Abstract: This thesis examines how prevailing notions of sex, gender, sexuality and transgender are resisted, challenged and expanded by the lived realities of trans men. Despite revisions to treatment guidelines and diagnostic descriptions, transgender medicine continues to be based on a paradigmatic narrative of ‘being born in the wrong body’. In so doing, trans medicine produces gender, sex and ‘gender dysphoria’ as static, predetermined and independent of medical encounters, replicating limited notions of gender and sexuality that hinge on gender/genital ‘alignment’. This thesis questions that familiar depiction. By examining trans men’s own accounts of embodiment and sexuality in autobiographical writing, I argue that the variety of ways trans men enact maleness, including sexually, is necessarily neglected in current clinical practices of trans medicine.
By mobilising analytic frameworks from science and technology studies (STS) that highlight how ontologies are made in practice and phenomena are better understood as multiple and emergent, rather than definite and independent, I explore how we can more usefully understand trans ontologies and practice trans medicine. Focussing on the situatedness of phenomena offers a more productive and nuanced way to think through the necessarily complex ways that trans people experience and enact sex, gender and sexual pleasures.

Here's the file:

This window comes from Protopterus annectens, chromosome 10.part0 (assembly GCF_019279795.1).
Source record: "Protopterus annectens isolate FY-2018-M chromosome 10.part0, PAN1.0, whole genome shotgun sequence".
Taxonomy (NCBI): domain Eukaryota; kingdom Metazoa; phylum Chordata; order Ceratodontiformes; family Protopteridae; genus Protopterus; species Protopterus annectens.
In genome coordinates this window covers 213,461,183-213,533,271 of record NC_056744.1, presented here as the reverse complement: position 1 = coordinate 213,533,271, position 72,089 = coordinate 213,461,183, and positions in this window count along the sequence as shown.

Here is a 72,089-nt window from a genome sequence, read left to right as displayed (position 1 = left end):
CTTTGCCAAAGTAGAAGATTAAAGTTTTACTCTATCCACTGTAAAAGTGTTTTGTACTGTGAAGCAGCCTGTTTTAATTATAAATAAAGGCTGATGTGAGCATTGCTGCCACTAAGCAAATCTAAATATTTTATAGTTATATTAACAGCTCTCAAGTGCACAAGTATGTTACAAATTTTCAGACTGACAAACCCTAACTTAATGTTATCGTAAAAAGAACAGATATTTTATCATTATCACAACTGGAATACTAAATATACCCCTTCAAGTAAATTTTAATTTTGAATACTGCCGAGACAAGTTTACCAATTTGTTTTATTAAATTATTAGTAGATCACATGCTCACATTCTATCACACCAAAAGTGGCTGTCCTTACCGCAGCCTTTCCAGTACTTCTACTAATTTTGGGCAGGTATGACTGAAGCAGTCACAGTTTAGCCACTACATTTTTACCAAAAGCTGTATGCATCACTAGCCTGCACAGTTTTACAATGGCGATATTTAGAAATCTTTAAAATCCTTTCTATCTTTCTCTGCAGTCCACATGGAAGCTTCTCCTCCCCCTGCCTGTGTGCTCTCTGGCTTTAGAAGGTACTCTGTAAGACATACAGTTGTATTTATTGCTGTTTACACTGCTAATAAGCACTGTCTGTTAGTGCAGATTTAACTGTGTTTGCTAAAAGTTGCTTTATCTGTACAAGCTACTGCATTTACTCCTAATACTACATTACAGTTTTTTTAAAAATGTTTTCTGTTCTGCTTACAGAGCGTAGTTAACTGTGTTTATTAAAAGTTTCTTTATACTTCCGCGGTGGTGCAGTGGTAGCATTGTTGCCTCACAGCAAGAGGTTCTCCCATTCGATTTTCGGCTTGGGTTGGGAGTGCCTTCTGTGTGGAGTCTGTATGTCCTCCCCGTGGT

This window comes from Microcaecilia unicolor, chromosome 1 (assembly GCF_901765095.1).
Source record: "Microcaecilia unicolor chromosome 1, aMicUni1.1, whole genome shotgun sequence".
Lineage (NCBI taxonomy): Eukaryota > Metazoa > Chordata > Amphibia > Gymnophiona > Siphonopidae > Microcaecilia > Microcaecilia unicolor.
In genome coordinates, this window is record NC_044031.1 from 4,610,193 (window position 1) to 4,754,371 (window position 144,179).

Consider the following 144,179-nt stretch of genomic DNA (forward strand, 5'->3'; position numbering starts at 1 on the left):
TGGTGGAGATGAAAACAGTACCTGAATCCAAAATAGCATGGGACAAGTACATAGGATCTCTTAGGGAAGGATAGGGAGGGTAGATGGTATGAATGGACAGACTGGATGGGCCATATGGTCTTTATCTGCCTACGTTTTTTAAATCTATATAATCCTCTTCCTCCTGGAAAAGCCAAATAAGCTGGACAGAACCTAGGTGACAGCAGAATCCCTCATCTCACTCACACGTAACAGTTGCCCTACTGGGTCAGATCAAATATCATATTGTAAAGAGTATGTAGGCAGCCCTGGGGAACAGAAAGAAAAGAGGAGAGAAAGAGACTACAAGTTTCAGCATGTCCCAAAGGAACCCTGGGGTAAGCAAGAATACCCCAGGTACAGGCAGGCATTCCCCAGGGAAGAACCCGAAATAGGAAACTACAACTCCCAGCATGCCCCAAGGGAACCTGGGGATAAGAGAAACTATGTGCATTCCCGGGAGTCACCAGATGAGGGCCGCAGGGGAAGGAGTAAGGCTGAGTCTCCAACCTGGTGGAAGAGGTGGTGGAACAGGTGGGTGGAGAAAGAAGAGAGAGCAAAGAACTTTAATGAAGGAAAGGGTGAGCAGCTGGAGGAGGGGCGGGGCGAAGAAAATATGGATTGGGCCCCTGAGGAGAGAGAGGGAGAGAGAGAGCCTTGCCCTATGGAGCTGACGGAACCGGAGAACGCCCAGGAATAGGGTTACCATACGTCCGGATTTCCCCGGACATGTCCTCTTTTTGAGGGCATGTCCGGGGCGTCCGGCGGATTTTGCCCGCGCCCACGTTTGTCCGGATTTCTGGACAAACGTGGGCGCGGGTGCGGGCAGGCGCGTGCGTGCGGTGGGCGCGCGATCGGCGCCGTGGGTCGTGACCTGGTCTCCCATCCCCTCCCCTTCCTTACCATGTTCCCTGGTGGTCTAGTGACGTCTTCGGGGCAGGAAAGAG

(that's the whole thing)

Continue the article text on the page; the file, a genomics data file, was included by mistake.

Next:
Divided into three parts, the first part of this study analyses medical epistemologies and clinical practices, including an autoethnographic account of my own experiences as a trans patient. Drawing on John Law’s analysis of common-sense realism in tandem with Karen Barad’s theory of agential realism, I argue that medicine flattens out the complexities of trans realities, and simultaneously reiterates a singular notion of what transgender (and gender) ‘is’. The second part of the thesis explores the autobiographical accounts of other trans men, demonstrating that there are a variety of ways trans men experience sex, gender and sexuality. Building on Annemarie Mol’s notion of ‘the body multiple’, I argue that trans men enact maleness via narrative strategies and sexual practices, as well as medical interventions. The third part of this thesis uses the findings of the first two parts to challenge the clinical practices of transgender medicine, in part by analysing the treatment pathways available to nontrans cosmetic surgery patients. In so doing, I also consider how we might intervene in order to broaden the field of trans possibilities.
Thesis supervisor: Dr Steven Angelides
Institution at which thesis was completed: La Trobe University
Email contact: email@example.com